Parking is a problem for all of us | In Our Opinion

  • Wednesday, December 6, 2017 10:30am
  • Opinion

Bainbridge needs to close the gap between “we” and “me.”

It’s a realization that surfaced after a recent conversation with a longtime islander who wondered why city officials seem to think there’s a parking problem downtown.

“Why is a parking garage needed?” came the question, which she then followed up with her own answer. “I never have a problem parking when I’m downtown.”

That sentiment — parking isn’t a problem for me, personally — is usually followed with the qualifiers:

Because I don’t shop downtown anyway;

Because I don’t go downtown during the weekends;

Because I stay away from downtown during the afternoon in the summertime because of the tourists;

Because I don’t drive downtown, I’m a walker; and so on.

Indeed, the view that parking isn’t that bad in Winslow was a common sentiment in a recent online survey conducted by the city. Just 35 percent thought parking was inconvenient and difficult.

Downtown merchants, and those of us who work there, or whose daily routines find us driving downtown, have quite a different view, of course.

The attitude of “it’s not my problem” has unfortunately infected any consideration of a downtown parking garage for public parking. It’s left some elected officials saying that any parking garage should be largely funded by downtown property owners — instead of the more sensible view that providing public parking in the island’s commercial core is a municipal responsibility.

All of Bainbridge benefits from a prosperous downtown, one that provides ample space for residents and visitors alike. And yes, that means acknowledging that not all of us have the ability to walk downtown, or structure our schedules in a way that avoids Winslow during its busy times.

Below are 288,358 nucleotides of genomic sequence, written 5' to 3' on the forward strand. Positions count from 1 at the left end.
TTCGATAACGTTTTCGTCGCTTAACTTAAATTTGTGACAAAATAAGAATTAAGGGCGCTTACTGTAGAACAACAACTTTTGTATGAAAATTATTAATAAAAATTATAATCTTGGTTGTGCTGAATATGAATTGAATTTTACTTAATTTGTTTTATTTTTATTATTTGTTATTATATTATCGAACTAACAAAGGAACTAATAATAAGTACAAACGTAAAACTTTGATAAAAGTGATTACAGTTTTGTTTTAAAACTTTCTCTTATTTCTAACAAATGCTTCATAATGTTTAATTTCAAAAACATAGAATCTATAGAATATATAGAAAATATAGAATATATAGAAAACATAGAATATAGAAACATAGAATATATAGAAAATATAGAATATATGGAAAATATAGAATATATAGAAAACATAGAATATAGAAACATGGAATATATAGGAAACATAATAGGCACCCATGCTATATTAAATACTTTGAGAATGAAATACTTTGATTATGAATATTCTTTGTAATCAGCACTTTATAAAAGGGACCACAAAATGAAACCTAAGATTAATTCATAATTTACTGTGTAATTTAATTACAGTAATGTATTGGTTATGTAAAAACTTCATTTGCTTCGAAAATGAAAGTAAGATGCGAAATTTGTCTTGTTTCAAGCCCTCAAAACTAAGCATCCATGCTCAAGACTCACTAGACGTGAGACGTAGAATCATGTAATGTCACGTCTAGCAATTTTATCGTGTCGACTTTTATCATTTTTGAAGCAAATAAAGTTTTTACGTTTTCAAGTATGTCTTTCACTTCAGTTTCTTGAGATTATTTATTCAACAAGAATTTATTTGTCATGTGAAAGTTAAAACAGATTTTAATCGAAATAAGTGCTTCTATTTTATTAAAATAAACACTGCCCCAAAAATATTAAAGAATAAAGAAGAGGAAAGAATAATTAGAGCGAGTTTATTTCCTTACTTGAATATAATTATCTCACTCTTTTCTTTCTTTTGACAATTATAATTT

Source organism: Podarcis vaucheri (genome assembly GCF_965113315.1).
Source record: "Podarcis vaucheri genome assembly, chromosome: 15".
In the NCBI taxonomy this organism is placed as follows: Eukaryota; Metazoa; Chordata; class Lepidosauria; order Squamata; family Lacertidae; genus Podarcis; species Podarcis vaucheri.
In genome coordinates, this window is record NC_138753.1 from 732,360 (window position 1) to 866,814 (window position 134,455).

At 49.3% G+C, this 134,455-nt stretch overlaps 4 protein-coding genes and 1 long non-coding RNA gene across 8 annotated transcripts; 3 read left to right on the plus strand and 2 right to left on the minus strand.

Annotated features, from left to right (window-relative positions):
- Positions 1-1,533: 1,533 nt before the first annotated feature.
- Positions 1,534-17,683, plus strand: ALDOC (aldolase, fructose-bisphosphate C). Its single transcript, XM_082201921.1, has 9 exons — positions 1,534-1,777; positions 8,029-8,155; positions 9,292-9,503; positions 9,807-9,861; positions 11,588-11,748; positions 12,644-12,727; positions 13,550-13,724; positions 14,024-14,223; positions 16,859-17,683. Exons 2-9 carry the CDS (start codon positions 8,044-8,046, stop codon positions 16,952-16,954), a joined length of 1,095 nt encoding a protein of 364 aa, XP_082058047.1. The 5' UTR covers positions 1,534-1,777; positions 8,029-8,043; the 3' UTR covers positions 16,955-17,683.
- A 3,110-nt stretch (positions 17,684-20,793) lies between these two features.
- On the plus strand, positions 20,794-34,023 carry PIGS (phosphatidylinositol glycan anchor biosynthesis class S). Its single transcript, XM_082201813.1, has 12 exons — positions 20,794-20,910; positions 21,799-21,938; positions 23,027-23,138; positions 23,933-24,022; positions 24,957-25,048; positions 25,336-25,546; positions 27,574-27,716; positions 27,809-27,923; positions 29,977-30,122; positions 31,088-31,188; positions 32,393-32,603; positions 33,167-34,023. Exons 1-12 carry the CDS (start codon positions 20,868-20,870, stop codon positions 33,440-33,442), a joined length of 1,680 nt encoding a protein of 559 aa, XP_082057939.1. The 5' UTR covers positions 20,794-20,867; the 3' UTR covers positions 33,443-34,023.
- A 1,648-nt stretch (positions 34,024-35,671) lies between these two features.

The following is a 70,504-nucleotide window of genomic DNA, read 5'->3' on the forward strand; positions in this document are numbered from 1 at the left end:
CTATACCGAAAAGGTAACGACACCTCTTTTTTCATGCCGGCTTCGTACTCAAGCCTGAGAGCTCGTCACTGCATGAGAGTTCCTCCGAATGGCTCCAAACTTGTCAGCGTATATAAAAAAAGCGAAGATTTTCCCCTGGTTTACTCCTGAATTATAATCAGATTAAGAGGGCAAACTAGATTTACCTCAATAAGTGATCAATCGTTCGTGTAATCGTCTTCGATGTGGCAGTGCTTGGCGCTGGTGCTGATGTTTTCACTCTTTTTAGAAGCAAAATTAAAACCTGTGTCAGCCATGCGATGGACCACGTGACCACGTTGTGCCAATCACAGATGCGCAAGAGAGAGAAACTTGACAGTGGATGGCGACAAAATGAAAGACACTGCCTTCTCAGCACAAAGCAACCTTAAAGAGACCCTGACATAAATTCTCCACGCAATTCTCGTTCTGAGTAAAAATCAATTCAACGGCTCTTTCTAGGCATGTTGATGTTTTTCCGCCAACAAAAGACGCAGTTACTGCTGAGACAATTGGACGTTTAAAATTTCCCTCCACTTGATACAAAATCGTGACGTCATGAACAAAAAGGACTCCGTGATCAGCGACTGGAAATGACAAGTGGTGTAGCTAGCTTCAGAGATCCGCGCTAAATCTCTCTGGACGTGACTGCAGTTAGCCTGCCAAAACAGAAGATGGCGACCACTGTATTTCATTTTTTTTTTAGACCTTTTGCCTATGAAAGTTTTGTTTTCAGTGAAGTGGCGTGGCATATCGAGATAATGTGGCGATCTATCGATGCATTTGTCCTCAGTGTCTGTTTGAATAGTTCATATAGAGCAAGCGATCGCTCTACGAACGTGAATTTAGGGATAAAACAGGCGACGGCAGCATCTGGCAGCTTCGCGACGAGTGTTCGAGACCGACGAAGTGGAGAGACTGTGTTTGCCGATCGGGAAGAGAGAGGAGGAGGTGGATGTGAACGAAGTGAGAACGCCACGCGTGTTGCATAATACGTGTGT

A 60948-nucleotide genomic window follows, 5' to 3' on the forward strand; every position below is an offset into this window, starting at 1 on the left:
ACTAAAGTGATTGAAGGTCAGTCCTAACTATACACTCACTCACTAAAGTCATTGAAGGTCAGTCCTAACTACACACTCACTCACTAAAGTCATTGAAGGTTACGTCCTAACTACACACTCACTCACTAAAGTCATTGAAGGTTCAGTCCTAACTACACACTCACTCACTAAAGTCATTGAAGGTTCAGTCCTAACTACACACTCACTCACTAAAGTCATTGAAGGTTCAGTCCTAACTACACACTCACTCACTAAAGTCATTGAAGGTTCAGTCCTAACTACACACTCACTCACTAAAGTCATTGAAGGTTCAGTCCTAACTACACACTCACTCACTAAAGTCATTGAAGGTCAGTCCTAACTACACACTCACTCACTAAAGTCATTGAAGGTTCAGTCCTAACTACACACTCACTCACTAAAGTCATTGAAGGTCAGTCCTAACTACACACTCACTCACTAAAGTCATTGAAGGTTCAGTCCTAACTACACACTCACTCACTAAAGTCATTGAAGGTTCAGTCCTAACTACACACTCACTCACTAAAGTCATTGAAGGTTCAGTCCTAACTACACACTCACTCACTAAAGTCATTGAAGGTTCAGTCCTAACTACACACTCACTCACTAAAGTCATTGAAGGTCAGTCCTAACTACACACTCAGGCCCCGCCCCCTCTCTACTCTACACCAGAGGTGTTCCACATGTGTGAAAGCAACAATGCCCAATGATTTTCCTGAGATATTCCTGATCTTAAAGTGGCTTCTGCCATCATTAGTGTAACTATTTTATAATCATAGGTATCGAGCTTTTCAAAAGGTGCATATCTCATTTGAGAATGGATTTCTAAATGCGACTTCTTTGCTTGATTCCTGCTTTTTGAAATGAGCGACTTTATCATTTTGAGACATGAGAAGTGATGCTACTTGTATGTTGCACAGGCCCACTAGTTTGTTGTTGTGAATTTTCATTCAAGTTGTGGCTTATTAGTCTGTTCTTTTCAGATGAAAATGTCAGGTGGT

Providing sufficient parking is a “we” issue, not a cars-are-bad, let’s-discourage-drivers “me” issue.

Thankfully, Bainbridge doesn’t have a we-versus-me attitude when it comes to public schools, police and fire service, and a host of other issues that affect our quality of life. Islanders support our great public schools even if they don’t have children in school, and our police and firefighters even if we’ve never had to call 911 for help. We all see the benefit of those essential pieces of community life.

If only those attitudes extended into Winslow.

More in Opinion

Chaos or Community in Immigration Policy | Andrew Moss

If you scan the Internet for immigration-related news stories following the Trump… Continue reading

SCOTUS Nominee Brett Kavanaugh: Frequently Asked Questions | Raging Moderate

Q. What’s the skinny on the nomination of Brett Kavanaugh for Supreme… Continue reading

Trump’s 77th week in office | In cartoons

Another week and the carnage continues. Donald J. Trump celebrated his 77th… Continue reading

Today’s cartoon for Tuesday, July 17

Today’s cartoon is by Jeff Koterba, Omaha World Herald.… Continue reading

Clean-up idea for next July 4 | Letter to the editor

To the editor: The lo-o-ng restroom waiting lines at Town & Country… Continue reading

Human Rights Trumped | Mel Gurtov

Who cares about human rights? Not Trump, not his team. Here’s some… Continue reading

The Best Deals are the Deals that Develop Peace | Wim Laven

As an educator of politics and conflict resolution I’ve spent decades examining… Continue reading

Today’s cartoon for Monday, July 16

Today’s cartoon is by Wolverton.… Continue reading

A modest approach | The Petri Dish

Back in 1965, with mounting evidence of the ill effects of smoking,… Continue reading

Most Read